For the past fifteen years, I've been trying to think of how to write bout an interesting four month period in my life. One of my concerns was libel but if I only told my part of the story I might be able to avoid that. I've never be sure where to start. Chronological makes the most sense but isn't necessarily the most interesting. I tried fictionalizing it once but got frustrated when what really happened messed with my plot, or vice versa. So I turned it into a great ice-breaker conversation at parties or with people that intimidated me.
For reasons beyond my control, and against any sane rational arguments, I had lions and a tiger living in the garage where I lived. It was a very bad idea, and poorly managed but the cats and I did our best with what we had. I'm not sure if it was the sound of my voice, the companionship or the subject material but they would listen intently every night, gathering to the ends of the pen where I sat on the haystack reading Outlander by Diana Gabaldon.
This week I lost my last tangible link to that time frame. Hera, the tiny little Tabby cat that taught me everything I know about felines, succumbed to kidney failure. That's her in the header when she was about a week away from giving birth to four kittens. Seriously. She was always tiny.
She was a stray living in my neighbour's barn when she first crawled beneath my garage door. Fortunately, I was in there tending to the lions. Unfortunately, I wasn't fast enough to scoop her up. One of the guys who was supposed to look after the big cats, grabbed the kitten and stuck her in front of the adolescent male lion's face. Zeus sniffed the kitten and she retaliated by popping him on the nose with her wee paw. He was horrified and jumped to the back of his pen.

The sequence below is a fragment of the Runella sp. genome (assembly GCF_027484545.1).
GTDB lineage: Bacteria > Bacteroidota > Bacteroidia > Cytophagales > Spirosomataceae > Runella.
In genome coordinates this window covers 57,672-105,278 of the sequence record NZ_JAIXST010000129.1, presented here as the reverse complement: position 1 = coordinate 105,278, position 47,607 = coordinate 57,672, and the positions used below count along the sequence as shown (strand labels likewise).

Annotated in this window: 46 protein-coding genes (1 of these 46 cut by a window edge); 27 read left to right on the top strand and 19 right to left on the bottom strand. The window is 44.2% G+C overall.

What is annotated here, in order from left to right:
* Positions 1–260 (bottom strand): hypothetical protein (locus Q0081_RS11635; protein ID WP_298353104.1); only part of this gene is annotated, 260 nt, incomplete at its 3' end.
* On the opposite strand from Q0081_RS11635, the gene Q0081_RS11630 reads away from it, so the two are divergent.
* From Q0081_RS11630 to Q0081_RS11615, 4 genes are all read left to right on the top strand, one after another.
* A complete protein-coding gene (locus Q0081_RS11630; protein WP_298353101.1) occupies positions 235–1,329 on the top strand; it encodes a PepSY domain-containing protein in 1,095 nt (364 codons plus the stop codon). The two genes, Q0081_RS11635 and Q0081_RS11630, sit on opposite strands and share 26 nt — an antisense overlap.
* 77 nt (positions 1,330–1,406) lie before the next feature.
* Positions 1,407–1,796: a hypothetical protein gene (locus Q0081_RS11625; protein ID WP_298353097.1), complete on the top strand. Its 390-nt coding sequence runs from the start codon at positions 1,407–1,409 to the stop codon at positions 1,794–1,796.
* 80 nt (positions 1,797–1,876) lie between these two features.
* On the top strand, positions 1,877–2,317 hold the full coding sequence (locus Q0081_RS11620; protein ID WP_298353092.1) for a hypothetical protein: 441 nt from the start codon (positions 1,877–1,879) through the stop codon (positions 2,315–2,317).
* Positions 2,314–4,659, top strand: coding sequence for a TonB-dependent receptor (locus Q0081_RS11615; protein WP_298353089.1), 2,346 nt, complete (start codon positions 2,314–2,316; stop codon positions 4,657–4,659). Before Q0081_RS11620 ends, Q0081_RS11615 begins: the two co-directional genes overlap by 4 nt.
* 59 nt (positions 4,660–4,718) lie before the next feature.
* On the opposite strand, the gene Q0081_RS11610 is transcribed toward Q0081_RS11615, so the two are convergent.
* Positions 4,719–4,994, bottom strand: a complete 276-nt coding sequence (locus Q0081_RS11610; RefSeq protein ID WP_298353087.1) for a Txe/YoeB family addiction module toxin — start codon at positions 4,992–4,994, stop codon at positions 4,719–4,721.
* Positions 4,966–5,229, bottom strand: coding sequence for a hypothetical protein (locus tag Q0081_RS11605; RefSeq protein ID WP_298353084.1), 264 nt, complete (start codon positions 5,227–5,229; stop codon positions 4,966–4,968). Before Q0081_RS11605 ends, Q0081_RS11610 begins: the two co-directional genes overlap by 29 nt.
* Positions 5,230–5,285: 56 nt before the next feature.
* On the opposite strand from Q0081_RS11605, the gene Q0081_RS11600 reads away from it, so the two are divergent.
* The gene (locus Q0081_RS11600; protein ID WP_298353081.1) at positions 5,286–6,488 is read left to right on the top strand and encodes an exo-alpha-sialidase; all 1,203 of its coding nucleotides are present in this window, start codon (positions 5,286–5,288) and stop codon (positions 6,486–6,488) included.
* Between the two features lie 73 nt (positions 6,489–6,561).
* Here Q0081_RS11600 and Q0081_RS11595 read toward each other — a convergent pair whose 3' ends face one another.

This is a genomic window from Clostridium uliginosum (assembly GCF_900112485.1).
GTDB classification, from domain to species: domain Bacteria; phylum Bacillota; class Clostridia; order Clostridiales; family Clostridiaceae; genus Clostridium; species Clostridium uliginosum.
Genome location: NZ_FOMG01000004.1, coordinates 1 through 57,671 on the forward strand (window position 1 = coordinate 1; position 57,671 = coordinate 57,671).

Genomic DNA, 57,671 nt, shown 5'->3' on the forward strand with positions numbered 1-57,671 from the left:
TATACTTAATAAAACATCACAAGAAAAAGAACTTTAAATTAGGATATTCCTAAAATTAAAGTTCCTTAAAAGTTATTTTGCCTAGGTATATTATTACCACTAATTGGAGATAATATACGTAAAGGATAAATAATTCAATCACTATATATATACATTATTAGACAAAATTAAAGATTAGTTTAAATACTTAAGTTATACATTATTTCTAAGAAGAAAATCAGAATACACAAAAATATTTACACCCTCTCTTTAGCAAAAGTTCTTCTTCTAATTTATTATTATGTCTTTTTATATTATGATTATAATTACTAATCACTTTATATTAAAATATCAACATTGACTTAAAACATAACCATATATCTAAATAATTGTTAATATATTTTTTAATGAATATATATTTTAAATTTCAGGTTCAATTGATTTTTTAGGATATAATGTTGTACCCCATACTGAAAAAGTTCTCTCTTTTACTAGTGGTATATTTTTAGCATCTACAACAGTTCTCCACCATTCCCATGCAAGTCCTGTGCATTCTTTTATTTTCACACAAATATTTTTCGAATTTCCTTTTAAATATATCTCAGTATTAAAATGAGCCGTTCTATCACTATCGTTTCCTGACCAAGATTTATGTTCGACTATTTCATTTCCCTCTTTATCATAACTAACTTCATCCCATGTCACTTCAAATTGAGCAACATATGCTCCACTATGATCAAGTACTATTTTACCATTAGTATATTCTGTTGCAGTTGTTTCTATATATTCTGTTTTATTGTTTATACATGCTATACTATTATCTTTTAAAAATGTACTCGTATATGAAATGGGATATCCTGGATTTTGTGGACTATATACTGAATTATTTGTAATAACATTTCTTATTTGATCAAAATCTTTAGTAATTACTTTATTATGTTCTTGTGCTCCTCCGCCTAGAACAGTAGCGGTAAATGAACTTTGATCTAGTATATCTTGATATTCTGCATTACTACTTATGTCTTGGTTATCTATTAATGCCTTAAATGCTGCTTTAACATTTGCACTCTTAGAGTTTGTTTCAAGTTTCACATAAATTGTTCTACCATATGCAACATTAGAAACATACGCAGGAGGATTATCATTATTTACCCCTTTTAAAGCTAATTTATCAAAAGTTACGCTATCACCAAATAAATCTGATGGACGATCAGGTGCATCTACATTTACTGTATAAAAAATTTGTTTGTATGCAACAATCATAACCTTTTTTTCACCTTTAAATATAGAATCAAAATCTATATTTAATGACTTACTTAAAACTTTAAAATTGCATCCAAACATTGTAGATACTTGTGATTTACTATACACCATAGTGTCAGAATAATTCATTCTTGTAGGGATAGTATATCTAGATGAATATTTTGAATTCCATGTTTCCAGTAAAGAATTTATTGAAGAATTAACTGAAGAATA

Eventually I had to keep her in the house because she was fascinated by Zeus and his sister (that's his tail in the left of the picture) Sadly this is the only photograph that remains of the lions and Hera(who else had the temerity to face down the all mighty Zeus). When the lions moved on from their temporary hide-out, Hera remained with me.
She was a tough little spirit disguised in a tiny package. She had the heart of a lion, and more courage than Zeus. She reminded me every day that things are not always as they appear, that we're more resilient than we can imagine and that resilience comes from being flexible. Bend what you're given to make it work.
The other night I dreamt that she was curled beside Zeus's belly, the two of them sleeping, and I knew beyond a doubt that it was time to let her go. I'll miss her head butts.
Maybe some day I'll be able to tell the story of lions in the garage. Until then, I have some great memories about the kitten who punched the lion in the nose.